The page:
I have spoken with customers who have killed 10,000 pigeons. They only had 3,000 to begin with. They hunt birds.
The people who call us are not those who have a few pigeons around. I have conversations with people who have thousands of pigeons. And it seems the more pigeons they have, the more likely they are to try and kill more. The more they earn, the more they want to murder them.
Inhabitat: So your method requires patience?
Wolf: We’ll ask customers who use it for a month to say, “I haven’t seen anything happen.” I say, “You’re not supposed to see anything happen.” Pigeons are dying every day. But the only way to kill them with OvoControl is to just drop a 30-pound bag of them on it. So the pigeon died. But other than that, you’re not going to kill pigeons. So get used to it.
We have customers who have been using this material for years. After a few, three years, the management will change or something and I will stop getting orders. It’s usually about 2 or 3 years later, I get an email: “Send us 10 bags.” (laughs) If you stop, they start breeding again.
Inhabitat: Who are your customers?
Wolf: Who will pay for this? People talked to us and they said, “Oh my God, cities must be great customers. They have so many pigeons. And I say yes and no. They have a lot of pigeons but they are not so interested in putting them on birth control. There is no budget in city maintenance for birth control for birds.
The fruits at hand for the company are pretty much large industrial sites. Power plants, oil refineries, steel mills, pulp and paper, glass foundries, ports. Not necessarily airports, but seaports. Great places. Places where you cannot stretch a net to keep pigeons out. Any type of manufacturing facility that has open doors. The hospitals are good. What a hospital very typically has are parking garages and plenty of places for pigeons to find lockers. There is a lot of heat produced there. University campuses are good because they are multi-structured. In a multi-structure facility, the guy will come in and say, “We’re going to clean up the physics building because it’s got all the pigeons on it.” So they catch up with the physics building and all the pigeons go to the chemistry building. They are resident birds. They don’t leave campus. This is where they found food. This is where their nests are. This is where they will stay.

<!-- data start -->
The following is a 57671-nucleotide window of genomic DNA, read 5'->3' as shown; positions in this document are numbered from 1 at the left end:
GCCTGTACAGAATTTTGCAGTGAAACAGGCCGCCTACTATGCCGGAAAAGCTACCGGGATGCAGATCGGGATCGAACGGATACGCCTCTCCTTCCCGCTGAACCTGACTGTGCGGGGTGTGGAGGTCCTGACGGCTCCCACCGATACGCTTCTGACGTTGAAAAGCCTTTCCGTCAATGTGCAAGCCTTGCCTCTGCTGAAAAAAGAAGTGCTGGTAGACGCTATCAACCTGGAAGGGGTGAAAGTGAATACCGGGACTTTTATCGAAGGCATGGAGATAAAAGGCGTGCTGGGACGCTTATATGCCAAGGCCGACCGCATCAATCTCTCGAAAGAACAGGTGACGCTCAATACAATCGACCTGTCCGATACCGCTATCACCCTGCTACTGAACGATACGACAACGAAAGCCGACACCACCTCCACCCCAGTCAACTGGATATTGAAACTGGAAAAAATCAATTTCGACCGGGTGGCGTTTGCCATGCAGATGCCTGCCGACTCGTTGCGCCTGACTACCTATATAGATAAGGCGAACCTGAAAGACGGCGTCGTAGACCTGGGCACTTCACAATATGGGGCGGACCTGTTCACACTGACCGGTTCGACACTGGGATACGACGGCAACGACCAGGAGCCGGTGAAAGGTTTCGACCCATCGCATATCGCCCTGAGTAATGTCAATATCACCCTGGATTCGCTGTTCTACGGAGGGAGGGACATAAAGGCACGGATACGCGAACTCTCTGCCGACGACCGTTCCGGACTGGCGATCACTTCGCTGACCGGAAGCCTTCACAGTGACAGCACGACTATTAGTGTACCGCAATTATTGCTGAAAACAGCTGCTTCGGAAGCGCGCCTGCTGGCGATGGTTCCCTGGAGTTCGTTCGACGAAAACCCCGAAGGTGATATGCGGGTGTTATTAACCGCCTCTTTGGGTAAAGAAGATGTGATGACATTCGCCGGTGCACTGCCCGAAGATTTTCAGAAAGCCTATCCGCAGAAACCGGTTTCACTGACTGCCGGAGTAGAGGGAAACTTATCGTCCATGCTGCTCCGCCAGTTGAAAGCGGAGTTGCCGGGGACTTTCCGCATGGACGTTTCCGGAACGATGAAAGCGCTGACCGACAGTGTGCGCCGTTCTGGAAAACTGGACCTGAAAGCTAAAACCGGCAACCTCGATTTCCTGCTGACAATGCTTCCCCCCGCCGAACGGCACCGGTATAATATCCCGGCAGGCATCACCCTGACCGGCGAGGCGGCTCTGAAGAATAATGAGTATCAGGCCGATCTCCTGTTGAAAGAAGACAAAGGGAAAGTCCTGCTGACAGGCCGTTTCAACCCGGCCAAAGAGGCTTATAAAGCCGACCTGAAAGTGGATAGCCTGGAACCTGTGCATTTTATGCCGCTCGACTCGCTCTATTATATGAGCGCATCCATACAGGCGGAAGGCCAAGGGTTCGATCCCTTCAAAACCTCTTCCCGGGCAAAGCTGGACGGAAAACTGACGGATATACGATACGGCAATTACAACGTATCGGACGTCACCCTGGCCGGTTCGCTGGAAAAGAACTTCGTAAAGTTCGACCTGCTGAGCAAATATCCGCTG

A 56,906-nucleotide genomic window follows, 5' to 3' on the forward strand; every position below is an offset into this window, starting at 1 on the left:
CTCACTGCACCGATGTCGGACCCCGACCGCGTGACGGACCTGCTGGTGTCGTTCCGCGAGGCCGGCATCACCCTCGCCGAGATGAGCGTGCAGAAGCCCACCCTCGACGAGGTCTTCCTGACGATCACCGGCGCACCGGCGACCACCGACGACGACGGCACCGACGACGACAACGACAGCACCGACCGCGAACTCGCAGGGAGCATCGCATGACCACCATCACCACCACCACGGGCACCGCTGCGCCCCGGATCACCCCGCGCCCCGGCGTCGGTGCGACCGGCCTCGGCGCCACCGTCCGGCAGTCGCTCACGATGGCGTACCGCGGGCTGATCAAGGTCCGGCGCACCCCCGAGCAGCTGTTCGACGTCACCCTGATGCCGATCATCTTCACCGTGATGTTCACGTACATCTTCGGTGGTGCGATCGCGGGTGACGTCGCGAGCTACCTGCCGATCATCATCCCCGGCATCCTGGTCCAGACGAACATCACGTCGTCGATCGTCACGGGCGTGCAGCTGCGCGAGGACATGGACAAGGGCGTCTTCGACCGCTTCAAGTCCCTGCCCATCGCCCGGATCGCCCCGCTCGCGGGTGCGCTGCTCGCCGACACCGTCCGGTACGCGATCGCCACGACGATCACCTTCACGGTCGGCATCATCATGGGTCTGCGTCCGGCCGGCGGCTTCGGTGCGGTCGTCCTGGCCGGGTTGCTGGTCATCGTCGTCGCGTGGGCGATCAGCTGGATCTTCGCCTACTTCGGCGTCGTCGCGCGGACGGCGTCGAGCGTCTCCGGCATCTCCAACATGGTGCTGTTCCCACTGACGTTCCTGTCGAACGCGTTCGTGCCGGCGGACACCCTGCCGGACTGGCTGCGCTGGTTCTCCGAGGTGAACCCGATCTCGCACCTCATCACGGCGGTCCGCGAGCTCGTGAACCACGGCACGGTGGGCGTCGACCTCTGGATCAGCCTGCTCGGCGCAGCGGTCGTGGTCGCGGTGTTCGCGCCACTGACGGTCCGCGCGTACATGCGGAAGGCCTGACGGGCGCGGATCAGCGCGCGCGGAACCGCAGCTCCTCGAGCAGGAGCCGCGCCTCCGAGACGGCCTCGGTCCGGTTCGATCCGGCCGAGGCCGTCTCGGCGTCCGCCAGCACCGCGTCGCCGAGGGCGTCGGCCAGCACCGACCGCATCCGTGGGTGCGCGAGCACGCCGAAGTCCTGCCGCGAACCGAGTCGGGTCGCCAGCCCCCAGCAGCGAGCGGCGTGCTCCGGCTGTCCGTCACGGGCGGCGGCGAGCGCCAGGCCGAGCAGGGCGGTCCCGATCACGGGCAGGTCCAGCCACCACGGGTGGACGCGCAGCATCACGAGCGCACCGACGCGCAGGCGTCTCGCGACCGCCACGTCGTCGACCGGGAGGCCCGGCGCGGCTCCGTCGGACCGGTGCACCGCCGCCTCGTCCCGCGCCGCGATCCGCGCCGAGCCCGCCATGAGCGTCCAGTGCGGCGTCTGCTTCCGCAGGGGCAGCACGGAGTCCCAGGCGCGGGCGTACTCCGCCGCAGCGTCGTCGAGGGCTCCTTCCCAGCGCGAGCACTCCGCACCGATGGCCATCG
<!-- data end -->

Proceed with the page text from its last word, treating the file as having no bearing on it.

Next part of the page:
Inhabitat: Are your customers international?
Wolf: We now have registrations in Canada, Mexico, Costa Rica, Colombia, Singapore, Malaysia and Taiwan. We have one pending that looks very promising in Australia, and pending in New Zealand as well.
Here in the home market, the United States, it continues to be a very long and difficult battle. People want tangible and immediate results. When you tell them you’re going to lose half your birds in one year, then another half the next year and so on, the pest controller will say, “Forget it. My client wants the birds to leave today.
Images via Pixabay